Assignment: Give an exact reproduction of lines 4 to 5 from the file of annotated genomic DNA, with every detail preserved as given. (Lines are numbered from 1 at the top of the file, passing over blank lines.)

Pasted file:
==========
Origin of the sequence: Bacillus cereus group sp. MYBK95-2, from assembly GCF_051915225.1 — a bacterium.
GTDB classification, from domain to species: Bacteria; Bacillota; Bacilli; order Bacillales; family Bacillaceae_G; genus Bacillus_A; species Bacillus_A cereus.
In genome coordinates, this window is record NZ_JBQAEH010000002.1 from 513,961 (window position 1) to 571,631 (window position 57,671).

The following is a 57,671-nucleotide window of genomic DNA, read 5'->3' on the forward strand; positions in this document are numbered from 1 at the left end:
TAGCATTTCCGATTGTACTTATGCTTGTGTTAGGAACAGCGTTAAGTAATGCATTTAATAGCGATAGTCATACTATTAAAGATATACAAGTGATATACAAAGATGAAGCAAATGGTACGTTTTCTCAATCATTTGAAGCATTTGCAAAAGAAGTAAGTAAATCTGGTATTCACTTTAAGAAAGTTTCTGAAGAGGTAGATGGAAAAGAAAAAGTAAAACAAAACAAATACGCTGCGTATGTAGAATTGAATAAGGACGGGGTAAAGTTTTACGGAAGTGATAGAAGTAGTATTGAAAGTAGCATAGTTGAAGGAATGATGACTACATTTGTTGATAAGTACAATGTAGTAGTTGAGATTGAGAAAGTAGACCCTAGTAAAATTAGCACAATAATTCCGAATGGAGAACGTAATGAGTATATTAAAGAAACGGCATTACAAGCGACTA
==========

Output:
The following is a 57,671-nucleotide window of genomic DNA, read 5'->3' on the forward strand; positions in this document are numbered from 1 at the left end:
TAGCATTTCCGATTGTACTTATGCTTGTGTTAGGAACAGCGTTAAGTAATGCATTTAATAGCGATAGTCATACTATTAAAGATATACAAGTGATATACAAAGATGAAGCAAATGGTACGTTTTCTCAATCATTTGAAGCATTTGCAAAAGAAGTAAGTAAATCTGGTATTCACTTTAAGAAAGTTTCTGAAGAGGTAGATGGAAAAGAAAAAGTAAAACAAAACAAATACGCTGCGTATGTAGAATTGAATAAGGACGGGGTAAAGTTTTACGGAAGTGATAGAAGTAGTATTGAAAGTAGCATAGTTGAAGGAATGATGACTACATTTGTTGATAAGTACAATGTAGTAGTTGAGATTGAGAAAGTAGACCCTAGTAAAATTAGCACAATAATTCCGAATGGAGAACGTAATGAGTATATTAAAGAAACGGCATTACAAGCGACTA